Want to get in on the PlayStation Now beta? Need a few more pricing details before you take the financial plunge? Still turned off with the pricing model like a cheerleader being asked to the prom by a pimply-faced D&D player? Well, there’s some good news and some okay news coming out of the official open beta launch for PlayStation Now.
GamesIndustry.biz caught wind of the announcement as Sony made it known that they’re finally bringing PS Now from out of the shadows and into the open like a professional trench-coat-wearing flasher, exposing the streaming goods to gamers like a schlong in the night.
For now the service is limited to streaming only PlayStation 3 games – more than 100, to be exact – and only PlayStation 4 users can make use of PS Now. However, down the line Sony will enable more than just PS3 games to be available via the service and users will be able to access content from their mobile devices Sony smart TVs, PS Vita and some tablet devices.
Some form of backwards compatibility is definitely a welcome addition to the PS4’s repertoire, no doubt.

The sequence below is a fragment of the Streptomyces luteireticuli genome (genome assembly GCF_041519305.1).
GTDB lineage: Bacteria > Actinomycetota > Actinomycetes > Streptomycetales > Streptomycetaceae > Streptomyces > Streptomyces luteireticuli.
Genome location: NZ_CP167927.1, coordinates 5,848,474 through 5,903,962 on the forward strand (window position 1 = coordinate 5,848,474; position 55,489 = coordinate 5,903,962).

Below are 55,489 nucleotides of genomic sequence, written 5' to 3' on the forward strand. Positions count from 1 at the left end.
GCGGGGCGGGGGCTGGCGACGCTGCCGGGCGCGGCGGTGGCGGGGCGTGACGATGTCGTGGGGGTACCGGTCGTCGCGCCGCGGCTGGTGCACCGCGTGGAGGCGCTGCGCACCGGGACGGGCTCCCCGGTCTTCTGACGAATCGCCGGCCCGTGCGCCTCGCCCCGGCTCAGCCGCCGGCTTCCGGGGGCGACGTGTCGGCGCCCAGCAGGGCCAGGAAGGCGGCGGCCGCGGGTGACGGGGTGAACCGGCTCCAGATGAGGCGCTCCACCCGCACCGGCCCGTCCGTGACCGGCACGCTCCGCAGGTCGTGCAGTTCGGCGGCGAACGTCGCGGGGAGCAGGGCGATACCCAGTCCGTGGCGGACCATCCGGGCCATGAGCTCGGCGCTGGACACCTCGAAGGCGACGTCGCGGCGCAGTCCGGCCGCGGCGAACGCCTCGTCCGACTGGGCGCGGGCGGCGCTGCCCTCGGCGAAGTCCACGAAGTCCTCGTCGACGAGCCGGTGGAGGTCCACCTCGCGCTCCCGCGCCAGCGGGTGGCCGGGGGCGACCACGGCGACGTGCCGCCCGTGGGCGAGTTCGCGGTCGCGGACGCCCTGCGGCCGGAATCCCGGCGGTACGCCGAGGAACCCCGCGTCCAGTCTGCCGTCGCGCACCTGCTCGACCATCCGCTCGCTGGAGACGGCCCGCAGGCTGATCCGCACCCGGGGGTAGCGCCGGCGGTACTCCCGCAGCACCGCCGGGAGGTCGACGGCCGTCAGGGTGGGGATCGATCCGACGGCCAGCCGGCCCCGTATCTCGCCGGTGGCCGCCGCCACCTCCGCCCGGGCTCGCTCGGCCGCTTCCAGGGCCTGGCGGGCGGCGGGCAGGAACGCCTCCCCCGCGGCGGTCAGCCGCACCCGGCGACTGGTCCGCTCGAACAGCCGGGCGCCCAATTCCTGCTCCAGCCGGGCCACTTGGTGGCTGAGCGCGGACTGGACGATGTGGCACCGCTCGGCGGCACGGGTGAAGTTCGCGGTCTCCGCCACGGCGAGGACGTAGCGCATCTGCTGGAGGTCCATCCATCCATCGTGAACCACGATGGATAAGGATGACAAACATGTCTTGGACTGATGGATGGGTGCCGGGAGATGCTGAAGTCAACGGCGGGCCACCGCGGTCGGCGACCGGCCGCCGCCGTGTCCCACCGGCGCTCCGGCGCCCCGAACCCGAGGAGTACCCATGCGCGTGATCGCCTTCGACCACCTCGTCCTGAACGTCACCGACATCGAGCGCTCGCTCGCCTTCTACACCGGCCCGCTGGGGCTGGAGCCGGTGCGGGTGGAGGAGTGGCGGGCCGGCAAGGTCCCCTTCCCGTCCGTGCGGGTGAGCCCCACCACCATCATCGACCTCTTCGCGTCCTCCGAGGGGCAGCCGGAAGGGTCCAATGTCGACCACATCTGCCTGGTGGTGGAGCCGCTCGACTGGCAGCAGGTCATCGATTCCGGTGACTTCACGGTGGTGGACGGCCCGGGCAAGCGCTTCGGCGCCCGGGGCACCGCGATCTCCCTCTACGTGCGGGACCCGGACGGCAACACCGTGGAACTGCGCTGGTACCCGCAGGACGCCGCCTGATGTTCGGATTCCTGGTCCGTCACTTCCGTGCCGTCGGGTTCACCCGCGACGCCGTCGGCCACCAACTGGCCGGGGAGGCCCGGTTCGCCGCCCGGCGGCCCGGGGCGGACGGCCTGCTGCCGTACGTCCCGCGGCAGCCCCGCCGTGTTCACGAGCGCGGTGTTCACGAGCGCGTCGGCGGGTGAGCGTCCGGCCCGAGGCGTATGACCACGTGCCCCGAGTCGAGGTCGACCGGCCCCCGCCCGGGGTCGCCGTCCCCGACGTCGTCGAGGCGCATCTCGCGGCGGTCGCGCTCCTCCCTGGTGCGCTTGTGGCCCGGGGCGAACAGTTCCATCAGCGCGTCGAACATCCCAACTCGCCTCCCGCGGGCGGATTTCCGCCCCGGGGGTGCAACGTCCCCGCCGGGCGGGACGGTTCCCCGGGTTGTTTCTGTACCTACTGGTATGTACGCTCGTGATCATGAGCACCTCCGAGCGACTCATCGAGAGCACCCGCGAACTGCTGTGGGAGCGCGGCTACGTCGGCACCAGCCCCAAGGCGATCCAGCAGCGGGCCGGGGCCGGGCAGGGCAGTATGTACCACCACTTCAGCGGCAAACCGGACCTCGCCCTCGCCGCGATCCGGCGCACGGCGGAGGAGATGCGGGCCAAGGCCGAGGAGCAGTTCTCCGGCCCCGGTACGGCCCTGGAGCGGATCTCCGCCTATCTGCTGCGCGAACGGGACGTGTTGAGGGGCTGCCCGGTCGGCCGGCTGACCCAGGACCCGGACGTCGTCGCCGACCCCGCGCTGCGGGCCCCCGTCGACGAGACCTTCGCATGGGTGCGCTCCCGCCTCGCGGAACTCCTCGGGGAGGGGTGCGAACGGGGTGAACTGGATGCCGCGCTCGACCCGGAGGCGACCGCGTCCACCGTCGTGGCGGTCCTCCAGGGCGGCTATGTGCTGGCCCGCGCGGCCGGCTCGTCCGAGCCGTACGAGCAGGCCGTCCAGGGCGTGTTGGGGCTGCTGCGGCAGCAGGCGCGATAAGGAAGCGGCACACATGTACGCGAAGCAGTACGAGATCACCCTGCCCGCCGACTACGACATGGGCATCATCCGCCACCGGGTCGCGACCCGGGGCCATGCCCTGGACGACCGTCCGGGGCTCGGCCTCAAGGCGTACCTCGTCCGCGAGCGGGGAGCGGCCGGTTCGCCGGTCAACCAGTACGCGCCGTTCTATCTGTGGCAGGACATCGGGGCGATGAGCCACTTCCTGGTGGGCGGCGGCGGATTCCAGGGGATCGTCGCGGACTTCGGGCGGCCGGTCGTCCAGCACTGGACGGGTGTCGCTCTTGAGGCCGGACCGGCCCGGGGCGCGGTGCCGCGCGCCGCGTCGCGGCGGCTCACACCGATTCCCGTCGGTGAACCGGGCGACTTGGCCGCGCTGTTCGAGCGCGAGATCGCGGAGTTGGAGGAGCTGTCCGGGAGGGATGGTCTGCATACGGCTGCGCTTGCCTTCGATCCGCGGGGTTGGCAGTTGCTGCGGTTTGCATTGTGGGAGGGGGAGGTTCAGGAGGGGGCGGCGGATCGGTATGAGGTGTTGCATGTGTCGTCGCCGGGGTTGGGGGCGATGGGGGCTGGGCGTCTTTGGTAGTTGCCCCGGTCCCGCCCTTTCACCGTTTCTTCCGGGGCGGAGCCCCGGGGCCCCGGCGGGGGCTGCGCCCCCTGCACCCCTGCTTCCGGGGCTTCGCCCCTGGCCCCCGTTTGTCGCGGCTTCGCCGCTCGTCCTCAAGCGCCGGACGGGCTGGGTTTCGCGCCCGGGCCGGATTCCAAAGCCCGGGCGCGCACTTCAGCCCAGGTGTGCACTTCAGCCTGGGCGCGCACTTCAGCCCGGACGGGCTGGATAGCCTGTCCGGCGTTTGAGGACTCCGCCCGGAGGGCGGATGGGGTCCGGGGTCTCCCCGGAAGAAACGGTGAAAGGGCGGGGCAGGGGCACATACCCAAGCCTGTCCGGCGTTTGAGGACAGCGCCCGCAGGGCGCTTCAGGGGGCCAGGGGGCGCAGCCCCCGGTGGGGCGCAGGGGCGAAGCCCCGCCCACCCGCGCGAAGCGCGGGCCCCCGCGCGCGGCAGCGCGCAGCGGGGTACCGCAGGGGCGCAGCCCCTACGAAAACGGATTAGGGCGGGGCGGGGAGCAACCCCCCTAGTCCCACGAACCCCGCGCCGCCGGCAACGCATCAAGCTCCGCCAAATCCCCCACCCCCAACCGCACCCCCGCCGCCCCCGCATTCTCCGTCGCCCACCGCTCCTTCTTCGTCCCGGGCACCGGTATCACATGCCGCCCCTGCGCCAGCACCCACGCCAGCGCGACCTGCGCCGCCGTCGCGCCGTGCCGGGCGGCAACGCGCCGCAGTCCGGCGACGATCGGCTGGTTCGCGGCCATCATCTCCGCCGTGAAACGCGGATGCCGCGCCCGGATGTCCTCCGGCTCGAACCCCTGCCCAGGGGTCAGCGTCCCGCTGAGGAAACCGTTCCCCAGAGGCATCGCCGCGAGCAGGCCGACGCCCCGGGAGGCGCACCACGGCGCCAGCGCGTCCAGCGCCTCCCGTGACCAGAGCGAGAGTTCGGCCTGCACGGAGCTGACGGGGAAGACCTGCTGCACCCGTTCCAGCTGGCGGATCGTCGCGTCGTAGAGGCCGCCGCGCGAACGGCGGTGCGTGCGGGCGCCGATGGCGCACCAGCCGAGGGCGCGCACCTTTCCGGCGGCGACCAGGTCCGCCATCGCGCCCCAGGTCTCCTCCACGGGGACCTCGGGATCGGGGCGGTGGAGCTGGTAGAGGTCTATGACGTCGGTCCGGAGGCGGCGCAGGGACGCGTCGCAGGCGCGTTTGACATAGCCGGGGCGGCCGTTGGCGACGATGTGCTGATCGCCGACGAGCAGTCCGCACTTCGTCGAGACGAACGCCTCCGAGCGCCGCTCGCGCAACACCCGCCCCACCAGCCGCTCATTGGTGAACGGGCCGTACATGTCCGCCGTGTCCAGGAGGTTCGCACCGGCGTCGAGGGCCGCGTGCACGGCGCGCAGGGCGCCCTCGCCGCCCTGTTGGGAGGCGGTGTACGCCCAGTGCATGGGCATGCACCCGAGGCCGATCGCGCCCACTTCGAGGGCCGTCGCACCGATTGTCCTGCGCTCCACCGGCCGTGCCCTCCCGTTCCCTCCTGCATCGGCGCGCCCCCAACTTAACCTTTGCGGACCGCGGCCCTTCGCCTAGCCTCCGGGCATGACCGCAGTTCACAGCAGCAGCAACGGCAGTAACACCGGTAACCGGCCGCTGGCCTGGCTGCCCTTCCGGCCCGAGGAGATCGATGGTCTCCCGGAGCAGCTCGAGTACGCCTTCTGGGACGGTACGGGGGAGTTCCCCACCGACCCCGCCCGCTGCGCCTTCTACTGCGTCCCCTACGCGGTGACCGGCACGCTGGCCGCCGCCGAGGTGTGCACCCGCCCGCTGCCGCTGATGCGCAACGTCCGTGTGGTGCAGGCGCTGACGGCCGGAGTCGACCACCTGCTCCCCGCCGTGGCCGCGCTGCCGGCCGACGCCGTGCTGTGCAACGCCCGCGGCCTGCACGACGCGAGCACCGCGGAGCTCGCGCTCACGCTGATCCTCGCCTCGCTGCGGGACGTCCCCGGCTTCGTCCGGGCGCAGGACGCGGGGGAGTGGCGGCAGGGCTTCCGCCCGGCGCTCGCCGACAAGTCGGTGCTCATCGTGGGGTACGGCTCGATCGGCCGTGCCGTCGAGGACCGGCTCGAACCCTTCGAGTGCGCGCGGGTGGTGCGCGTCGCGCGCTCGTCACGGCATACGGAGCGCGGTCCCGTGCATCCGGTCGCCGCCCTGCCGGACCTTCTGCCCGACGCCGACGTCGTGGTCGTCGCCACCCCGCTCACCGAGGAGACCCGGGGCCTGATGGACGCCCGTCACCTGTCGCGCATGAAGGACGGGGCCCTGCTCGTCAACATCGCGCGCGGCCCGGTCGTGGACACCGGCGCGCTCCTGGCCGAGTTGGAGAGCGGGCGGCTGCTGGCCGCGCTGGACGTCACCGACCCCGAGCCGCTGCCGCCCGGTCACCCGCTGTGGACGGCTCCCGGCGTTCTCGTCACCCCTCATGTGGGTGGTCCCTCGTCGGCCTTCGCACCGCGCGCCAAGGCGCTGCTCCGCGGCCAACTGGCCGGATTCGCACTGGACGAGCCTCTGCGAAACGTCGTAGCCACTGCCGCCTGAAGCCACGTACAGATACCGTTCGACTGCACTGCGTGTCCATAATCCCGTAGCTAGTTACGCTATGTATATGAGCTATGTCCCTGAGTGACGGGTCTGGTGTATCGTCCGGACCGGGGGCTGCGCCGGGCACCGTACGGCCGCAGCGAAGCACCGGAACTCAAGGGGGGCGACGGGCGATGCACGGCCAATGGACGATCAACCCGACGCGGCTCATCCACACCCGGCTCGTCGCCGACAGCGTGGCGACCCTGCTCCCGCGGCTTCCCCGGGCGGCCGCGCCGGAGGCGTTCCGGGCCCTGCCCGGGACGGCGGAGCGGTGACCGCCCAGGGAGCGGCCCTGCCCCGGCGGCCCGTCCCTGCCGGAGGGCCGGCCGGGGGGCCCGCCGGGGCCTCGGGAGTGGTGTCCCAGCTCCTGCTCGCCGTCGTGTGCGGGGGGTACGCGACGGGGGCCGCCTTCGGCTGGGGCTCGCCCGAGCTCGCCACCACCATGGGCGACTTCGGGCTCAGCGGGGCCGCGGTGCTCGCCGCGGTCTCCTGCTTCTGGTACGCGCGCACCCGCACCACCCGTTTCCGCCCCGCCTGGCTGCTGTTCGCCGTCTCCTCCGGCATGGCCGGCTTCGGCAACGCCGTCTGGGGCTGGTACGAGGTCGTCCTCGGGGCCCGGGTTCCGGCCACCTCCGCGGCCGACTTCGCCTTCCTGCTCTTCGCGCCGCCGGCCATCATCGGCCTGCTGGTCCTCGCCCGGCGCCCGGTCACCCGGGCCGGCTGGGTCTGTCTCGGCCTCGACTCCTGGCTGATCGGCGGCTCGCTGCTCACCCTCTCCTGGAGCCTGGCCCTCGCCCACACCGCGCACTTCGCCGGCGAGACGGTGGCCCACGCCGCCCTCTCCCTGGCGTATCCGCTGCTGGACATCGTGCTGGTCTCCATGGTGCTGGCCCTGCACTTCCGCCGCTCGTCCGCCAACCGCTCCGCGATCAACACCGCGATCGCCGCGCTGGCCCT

As noted in the GI.biz article…
“During the open beta, users will have four different options when renting. Games can be accessed for a four-hour period, or for 7-day, 30-day, or 90-day stretches of time. Pricing on the titles and rental periods is also variable, but the least expensive option at the moment is a $2.99 fee for a four-hour rental.”
So here’s where a lot of that lingering anger comes from in regards to the gaming community not necessarily being keen on adopting the new service; many feel that PS Now is just way too overpriced for what it offers and that it would just be cheaper in the long run to buy a PS3 and get used games from GameStop. No arguments here about that tactic.
Gamers have opted to request Sony to bring in a subscription-based service model for PlayStation Now, which would enable users to just pay an annual flat-rate for access to the games as opposed to paying per game or exorbitant prices for a few hours of play. Sony is looking into opening up the subscription model down the line for PS Now, so your pleas, requests, cries and demands have been heard.
Of course, the real question will be whether or not the service will have long-term appeal and stability? How well will gamers adapt to service outages? Latency issues? Lag? And will the cost of entry be worth it over the long haul? A lot of this will depend on how Sony adapts the service to the market, so we’ll see.